Dr. Ahmed Afifi and Dr. Ahmed ElGuindy from HEART Advanced Cardiac Care Clinic Talk Advances in Heart Disease Treatment
In a world where heart disease remains the leading cause of death, the work of this medical fraternity is of incomparable value to the community.
Cairo West was privileged to sit down with two skilled and highly committed doctors who have been key to changing the odds for cardiac patients of all ages and walks of life over the past years, both through the world-renowned Magdi Yacoub Foundation and their own Cairo-based private practice.
How do you juggle a heavy schedule of work with the Magdi Yacoub Heart Foundation, your private surgical cases and regional work?
AG: There is a lot of discipline involved, and what we have learned across the years is that the patient will always come first. Obviously, if there is a clinical emergency; when you have a patient in a critical state, you just drop everything and do what you have to do.
Apart from that, you have to prioritize clinical duties; be it hands-on operating or counseling patients and families, academic and research commitments, and also making time for yourself and your family.
AA: It is difficult enough that you have to keep a tight schedule across different cities. Sound time management is an obvious thing, but there has to be a support system. Around us is a group of amazing individuals who form the team, who continue to look after patients, at the bedside, in various sites and cities day and night.
They are the ones who help you to really focus your attention to where the priority is at the moment. Family support is extremely important. Being blessed with a supportive and understanding family certainly helps.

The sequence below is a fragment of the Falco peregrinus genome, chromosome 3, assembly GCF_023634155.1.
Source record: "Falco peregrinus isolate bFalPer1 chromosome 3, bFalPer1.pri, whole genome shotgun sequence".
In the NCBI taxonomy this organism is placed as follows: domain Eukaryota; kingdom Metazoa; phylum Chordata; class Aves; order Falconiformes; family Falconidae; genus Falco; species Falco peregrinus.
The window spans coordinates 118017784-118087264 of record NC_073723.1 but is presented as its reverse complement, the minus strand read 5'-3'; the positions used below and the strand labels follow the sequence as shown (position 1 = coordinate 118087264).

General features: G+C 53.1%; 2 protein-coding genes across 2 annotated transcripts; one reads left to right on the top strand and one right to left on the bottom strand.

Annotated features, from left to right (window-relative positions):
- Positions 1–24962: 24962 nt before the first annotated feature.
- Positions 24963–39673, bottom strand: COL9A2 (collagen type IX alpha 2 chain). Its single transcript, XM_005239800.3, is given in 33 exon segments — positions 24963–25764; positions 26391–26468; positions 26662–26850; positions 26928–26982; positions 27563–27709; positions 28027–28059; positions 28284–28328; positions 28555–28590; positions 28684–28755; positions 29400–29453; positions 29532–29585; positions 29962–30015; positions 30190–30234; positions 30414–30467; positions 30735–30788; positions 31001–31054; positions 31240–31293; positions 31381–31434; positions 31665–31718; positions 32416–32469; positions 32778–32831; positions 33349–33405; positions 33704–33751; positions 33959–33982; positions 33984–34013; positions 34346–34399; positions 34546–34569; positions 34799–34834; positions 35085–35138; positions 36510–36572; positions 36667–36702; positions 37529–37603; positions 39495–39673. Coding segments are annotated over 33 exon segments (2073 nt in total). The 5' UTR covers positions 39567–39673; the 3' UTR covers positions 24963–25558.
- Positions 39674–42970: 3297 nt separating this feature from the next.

AG: Time management is also team management, and you really want to make the best use of the hours available in a day. This is where having the right person in the right place pays off and maximizes efficiency.
What can you tell us about the cases you most frequently cover, both through the Foundation and through your private clinic?
AA: Collectively, we treat all patients with heart disease in any age group, starting from newborn babies up to 95-year-old patients. Whether it is in the Aswan Heart Centre or in our private practice here in Cairo.
How would someone know they have heart disease? A child may have difficulty growing, or feeding, or may be very blue. An adult would come with symptoms such as shortness of breath or chest pain. What we do as a team is guide him or her to a certain treatment plan. Some may just require reassurance, some medical treatment, some might need a catheter-based procedure or heart surgery.
AG: We are privileged to be able to work within a multi-disciplinary team, with huge experience across the broad spectrum of heart disease. Heart disease treatment has evolved over the past decades to be very complex, with people progressively becoming more specialized in different areas.
We also have the added advantage of working very closely together, so if you have a patient who can be treated in more than one way, be it surgery, or a minimally invasive approach or a catheter-based procedure, within the team you will always find the options available. We always ensure that we tailor the treatment plan to best suit the patient’s unique condition.
What recent advances are there in techniques involving heart and thoracic surgery?